Have you ever seen the following scenario play out at work?
- The leader sets an unclear expectation about work that must be performed.
- A team member produces work that does not meet the desired expectation.
- The leader complains about it to others, but doesn’t address it directly with the team member.
- The leader assigns the team member additional training to “fix” the problem.
- When this doesn’t solve the issue, the leader asks HR to intervene, including a possible performance improvement plan.
- The frustrated team member protests to the leader that they did perform what was communicated to them.
- Because the team member disagreed or displayed emotion during the conversation, the leader assigns them remedial communication training and asks HR to update the performance plan to include the need for communication improvement.
- Trust between the leader and team member falls to an all-time low, as does engagement and productivity.
- The team member feels unappreciated, unvalued and unwanted and eventually leaves the team.
How would you diagnose the core issue? What is the root cause? It’s all the way at step one: unclear expectations set by the leader. Every challenge beyond that is avoidable.
The majority of accountability conflicts within teams fail at the point of clarity. Clear expectations are the fulcrum of accountability.
Leaders bemoan lack of follow-through by team members, oblivious that they’re the culprit. In the minds of the team, they’re on the right track. Any intervention that doesn’t add clarity risks a downward spiral. Without an intervention, nothing changes.
Accountability is a great gift and leader’s first job is to set clear expectations for performance and execution.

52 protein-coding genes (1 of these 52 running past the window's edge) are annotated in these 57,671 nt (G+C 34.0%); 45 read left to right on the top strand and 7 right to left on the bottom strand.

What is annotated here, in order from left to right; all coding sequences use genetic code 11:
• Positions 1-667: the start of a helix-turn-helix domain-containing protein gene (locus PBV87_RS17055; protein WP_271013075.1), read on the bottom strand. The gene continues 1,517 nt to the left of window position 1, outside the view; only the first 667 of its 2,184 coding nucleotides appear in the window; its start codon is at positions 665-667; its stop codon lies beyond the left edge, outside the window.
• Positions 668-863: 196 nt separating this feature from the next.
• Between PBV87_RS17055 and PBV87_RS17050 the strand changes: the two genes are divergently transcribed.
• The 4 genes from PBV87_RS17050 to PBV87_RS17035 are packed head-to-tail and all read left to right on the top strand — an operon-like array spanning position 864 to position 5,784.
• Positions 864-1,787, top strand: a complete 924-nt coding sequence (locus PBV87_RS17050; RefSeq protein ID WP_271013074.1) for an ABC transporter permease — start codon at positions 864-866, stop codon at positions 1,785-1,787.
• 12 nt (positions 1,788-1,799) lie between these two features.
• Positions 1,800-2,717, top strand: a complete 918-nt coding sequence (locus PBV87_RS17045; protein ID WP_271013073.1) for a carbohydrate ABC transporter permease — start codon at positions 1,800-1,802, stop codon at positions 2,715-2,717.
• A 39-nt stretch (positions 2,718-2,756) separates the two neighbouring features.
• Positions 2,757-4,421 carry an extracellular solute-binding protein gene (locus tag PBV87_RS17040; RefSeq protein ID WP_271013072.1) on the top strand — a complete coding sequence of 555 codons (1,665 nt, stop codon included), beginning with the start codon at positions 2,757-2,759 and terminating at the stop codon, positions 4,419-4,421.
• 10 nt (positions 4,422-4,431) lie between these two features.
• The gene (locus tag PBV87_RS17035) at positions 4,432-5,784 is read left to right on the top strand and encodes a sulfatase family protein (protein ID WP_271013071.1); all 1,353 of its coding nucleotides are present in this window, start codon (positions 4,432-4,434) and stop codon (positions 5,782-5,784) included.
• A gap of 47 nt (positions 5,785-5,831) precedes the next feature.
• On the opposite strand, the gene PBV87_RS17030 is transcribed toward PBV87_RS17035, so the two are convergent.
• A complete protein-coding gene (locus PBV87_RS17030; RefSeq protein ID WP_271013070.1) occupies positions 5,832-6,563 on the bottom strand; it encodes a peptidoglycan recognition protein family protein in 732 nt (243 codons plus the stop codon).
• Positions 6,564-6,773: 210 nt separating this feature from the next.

Thankfully, there is a proven Accountability Formula to set clear expectations:
Who (all parties with assignments) +
What (all actions) +
When (time due for each action) +
Follow-up (status & delivery) +
Agreement (from all parties) =
Any missing variable weakens the ability of a team member to accomplish the desired outcome.
So how do you solve the situation above and prevent the doom loop? Leaders must take the responsibility to setting (and clarifying when necessary) their own expectations. It’s not always easy or comfortable, but it is that simple.
What about other scenarios? Here’s a cheat sheet for how to handle common accountability challenges you may encounter.
Scenario: A complication compromises the deliverable or timeframe.
Response: Use agreed upon “follow-up” procedure for unforeseen situations (or create/update one, if necessary).
Scenario: Team member takes the wrong level of responsibility.
Response: Clarify level of desired responsibility.
Scenario: You fail to get an agreement.
Response: Clarify expectations. Ask if the team member does not understand or needs addition information or support. Make the task an assignment.
Scenario: You fail to get agreement from a peer or external party.
Response: Collaborate and find common ground. What is the problem and how should it be solved? Work through formula together.
Scenario: Your team member fails to follow through.
Response: Clarify expectations. Ask what prevented action. Re-assign and ask for agreement. Share consequences of not completing action. Move to performance improvement as a last resort.
At the end of the day, everyone deserves to know what they need to do to receive a passing grade for their work. Accountability is a great gift – and the one who benefits most in all of it is the leader.
This article is included in the Leadership-in-a-Box® program:
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